Consumer behavior influenced by Web 3.0
Web 3.0 has also produced new consumer behaviors. For instance, blockchain protocols like Ethereum are enabling NFTs–an important aspect of Web 3.0. Digital artists can now sell their content as NFTs and directly profit from sales. Citizens of third-world countries struck hard by COVID can earn money from play-to-earn games. Finally, DAOs (decentralized autonomous organizations) are motivating communities to collectively work together towards a goal. For example, recently a DAO organized enough capital to bid on a copy of the U.S. Constitution at a Sotheby’s auction.
Web 3.0 is essentially the solution to the problems of an increasingly centralized Web 2.0. With decentralization as the goal, Web 3.0 is developing on the premise that ownership and control of data will return to users of the internet. Ultimately, Web 3.0 will likely mitigate the power of centralized tech entities–like Facebook–who are doing what they can to retain their control over the internet (e.g. Meta).
The definition of the metaverse is still a highly speculative and debated concept that is evolving. As the technology matures and industry leaders continue to cultivate the idea, utility, applications, and opportunities regarding the metaverse will be made more clear.
As of now, the idea of a metaverse that most people, including Meta (formerly Facebook), agree on is: an embodied internet or immersive virtual world that can be accessed using AR/VR technology to work, play, socialize, as well as create and own digital assets, and engage in other virtual experiences. For a more thorough introduction to and analysis of a potential metaverse, take a good look at venture capitalist Matthew Ball’s ‘Metaverse Primer.’
Interested in learning about how blockchain and other disruptive technologies are shaping the metaverse? Read this article.
How are Web 3.0 and the metaverse related?
Although Web 3.0 and the metaverse are fundamentally different, this section will explain their inextricable connection.
Think of the metaverse as immersive, digital worlds connected by computer networks and servers. It is brimming with potential waiting to be unlocked. Web 3.0 is the key to actualizing a more decentralized and interactive experience in the metaverse. More precisely, core elements of Web 3.0 like decentralization will make communication, usability, and interoperability seamless on the metaverse. Therefore, Web 3.0 and related technologies can be viewed as the building blocks for the metaverse.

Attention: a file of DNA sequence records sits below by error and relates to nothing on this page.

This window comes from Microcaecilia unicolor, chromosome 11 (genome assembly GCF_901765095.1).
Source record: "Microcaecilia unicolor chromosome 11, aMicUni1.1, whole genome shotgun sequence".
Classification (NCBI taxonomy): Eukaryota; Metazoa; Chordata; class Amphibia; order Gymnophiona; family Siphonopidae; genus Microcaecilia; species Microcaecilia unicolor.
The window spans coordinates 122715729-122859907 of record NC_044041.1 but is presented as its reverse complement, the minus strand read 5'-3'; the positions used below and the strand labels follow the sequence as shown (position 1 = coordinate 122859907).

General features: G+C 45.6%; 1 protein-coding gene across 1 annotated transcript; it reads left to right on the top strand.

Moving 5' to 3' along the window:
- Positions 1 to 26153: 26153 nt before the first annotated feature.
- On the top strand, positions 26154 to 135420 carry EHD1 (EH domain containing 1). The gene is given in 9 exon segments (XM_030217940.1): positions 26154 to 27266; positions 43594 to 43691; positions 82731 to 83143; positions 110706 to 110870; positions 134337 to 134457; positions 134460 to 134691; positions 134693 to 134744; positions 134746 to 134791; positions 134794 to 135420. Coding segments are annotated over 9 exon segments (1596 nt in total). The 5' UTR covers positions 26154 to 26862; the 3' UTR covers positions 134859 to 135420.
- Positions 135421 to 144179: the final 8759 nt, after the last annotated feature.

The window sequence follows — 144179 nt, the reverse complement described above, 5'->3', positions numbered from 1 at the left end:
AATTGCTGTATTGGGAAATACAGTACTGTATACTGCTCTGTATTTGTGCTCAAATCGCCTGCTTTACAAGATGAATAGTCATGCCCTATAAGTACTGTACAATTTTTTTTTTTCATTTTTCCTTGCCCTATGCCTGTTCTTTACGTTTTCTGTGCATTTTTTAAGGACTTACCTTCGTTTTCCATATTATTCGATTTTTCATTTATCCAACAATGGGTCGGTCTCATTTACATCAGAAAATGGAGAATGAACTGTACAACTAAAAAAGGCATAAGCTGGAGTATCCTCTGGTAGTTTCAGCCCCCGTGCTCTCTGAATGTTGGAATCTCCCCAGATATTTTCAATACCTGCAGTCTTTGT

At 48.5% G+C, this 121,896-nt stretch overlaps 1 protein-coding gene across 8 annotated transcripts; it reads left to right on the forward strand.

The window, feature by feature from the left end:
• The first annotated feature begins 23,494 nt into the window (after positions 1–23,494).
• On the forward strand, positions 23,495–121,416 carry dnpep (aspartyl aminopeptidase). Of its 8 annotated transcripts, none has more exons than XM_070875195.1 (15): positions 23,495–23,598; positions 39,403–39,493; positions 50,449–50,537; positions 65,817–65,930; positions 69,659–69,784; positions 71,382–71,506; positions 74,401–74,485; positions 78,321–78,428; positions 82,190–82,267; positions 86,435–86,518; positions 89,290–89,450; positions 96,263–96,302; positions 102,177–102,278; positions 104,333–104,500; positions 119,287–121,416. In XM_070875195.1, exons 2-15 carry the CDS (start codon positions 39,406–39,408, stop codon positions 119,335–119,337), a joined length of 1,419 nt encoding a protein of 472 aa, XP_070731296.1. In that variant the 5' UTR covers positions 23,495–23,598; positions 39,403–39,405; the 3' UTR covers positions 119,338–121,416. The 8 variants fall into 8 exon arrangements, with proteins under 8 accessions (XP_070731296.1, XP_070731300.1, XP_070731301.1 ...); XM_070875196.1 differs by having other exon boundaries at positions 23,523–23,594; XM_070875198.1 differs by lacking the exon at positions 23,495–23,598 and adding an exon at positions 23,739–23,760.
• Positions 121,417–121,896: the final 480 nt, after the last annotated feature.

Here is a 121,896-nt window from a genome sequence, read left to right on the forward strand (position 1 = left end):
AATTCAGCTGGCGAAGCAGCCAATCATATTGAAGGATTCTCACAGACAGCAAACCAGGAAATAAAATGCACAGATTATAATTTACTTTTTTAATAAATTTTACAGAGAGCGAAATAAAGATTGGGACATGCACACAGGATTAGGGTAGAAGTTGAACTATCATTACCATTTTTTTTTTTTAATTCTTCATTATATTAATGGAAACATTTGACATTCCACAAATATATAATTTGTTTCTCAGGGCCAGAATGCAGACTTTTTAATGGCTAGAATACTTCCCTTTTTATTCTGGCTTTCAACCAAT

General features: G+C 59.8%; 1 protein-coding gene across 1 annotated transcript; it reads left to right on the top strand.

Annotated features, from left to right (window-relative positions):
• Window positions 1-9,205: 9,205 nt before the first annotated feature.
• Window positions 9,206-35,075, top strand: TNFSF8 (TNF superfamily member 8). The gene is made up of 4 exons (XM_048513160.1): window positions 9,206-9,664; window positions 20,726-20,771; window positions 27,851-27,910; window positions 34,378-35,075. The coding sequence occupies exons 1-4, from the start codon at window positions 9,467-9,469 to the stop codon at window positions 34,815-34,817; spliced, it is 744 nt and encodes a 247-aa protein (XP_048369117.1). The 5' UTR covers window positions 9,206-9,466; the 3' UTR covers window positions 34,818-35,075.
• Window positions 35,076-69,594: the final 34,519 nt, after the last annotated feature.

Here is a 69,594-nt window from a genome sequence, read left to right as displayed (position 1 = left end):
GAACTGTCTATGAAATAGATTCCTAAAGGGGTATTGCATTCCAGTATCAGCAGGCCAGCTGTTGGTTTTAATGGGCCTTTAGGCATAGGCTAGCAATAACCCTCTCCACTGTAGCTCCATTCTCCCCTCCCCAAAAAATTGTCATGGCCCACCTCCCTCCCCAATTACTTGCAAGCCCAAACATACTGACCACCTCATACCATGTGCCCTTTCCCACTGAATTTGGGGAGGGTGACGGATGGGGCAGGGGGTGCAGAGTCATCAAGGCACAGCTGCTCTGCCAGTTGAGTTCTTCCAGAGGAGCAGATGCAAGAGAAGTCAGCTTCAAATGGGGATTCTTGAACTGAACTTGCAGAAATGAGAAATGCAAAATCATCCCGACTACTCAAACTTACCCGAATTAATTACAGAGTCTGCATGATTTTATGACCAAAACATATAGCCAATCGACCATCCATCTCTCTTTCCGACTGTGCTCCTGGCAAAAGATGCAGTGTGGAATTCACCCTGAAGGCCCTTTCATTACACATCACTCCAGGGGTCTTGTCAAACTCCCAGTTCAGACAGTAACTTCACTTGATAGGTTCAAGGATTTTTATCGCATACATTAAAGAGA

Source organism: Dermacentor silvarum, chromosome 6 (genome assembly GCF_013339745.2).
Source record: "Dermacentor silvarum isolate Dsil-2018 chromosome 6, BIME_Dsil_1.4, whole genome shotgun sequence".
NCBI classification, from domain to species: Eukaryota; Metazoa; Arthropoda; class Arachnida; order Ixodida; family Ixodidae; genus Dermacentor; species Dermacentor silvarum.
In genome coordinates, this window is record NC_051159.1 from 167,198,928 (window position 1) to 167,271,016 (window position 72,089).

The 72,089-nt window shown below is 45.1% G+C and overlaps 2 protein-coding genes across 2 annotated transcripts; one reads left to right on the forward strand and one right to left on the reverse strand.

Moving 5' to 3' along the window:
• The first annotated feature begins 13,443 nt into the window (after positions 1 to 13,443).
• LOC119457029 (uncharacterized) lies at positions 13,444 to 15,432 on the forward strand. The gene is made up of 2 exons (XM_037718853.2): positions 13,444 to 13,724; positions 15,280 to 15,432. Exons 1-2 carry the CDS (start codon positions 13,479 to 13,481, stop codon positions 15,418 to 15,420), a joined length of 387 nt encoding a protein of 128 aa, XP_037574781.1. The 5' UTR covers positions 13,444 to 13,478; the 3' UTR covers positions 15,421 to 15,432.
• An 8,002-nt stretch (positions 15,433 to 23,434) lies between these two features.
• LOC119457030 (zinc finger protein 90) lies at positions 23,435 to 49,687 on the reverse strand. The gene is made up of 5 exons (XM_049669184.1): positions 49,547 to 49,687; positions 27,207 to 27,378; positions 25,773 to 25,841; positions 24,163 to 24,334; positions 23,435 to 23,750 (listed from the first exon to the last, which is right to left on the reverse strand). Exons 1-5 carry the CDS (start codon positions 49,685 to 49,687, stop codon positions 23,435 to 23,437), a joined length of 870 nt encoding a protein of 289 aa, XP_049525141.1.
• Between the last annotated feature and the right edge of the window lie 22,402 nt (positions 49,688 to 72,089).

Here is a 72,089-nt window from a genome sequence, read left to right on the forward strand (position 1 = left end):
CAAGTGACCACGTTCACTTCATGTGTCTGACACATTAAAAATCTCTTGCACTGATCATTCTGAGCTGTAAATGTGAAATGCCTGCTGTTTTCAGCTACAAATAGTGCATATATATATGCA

Blockchain, specifically non-fungible tokens (NFTs), is one related technology building and connecting Web 3.0 and the metaverse. This is because NFTs essentially represent digital ownership. They shift control of data from centralized entities to the decentralized masses–a key aspect of Web 3.0. Furthermore, the transparency and provenance of NFTs enable decentralized ownership in the metaverse. NFTs ultimately affirm one’s ownership of digital assets on both the metaverse and Web 3.0–nobody else can own or control one’s assets.
Although NFTs have limited applications today (e.g. digital artwork), they will progressively develop. Think of NFTs today as NFT 1.0. Like Web 1.0 in its early years, the utility of an NFT is limited and often misunderstood. The technology will evolve and there will be NFT 2.0, 3.0, etc. In the future, applications like the metaverse will utilize NFTs in various ways. Currently, brands and companies such as Nike and Roblox are already discussing ways to implement NFTs into their metaverses. It is only a matter of time.
In conclusion, like the physical world, the digital world continues to rapidly evolve. Developing ideas, such as Web 3.0 and the metaverse, and related technologies like blockchain will play vital roles in shaping the internet as they grow and intersect.